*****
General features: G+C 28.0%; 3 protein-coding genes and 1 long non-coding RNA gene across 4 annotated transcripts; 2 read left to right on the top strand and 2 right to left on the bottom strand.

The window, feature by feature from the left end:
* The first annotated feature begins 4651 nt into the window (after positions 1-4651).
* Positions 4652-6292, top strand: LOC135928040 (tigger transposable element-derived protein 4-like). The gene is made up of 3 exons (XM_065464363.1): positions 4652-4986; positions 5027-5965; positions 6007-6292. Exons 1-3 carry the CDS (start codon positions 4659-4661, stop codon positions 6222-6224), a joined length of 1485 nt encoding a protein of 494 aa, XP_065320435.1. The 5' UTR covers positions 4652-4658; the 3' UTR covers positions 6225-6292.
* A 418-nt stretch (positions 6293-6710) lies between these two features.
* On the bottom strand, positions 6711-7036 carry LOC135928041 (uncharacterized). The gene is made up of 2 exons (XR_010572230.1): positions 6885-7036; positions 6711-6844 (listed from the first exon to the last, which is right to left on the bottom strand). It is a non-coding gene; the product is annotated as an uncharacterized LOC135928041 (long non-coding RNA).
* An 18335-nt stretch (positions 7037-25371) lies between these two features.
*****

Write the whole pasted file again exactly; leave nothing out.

General features: G+C 28.0%; 3 protein-coding genes and 1 long non-coding RNA gene across 4 annotated transcripts; 2 read left to right on the top strand and 2 right to left on the bottom strand.

The window, feature by feature from the left end:
* The first annotated feature begins 4651 nt into the window (after positions 1-4651).
* Positions 4652-6292, top strand: LOC135928040 (tigger transposable element-derived protein 4-like). The gene is made up of 3 exons (XM_065464363.1): positions 4652-4986; positions 5027-5965; positions 6007-6292. Exons 1-3 carry the CDS (start codon positions 4659-4661, stop codon positions 6222-6224), a joined length of 1485 nt encoding a protein of 494 aa, XP_065320435.1. The 5' UTR covers positions 4652-4658; the 3' UTR covers positions 6225-6292.
* A 418-nt stretch (positions 6293-6710) lies between these two features.
* On the bottom strand, positions 6711-7036 carry LOC135928041 (uncharacterized). The gene is made up of 2 exons (XR_010572230.1): positions 6885-7036; positions 6711-6844 (listed from the first exon to the last, which is right to left on the bottom strand). It is a non-coding gene; the product is annotated as an uncharacterized LOC135928041 (long non-coding RNA).
* An 18335-nt stretch (positions 7037-25371) lies between these two features.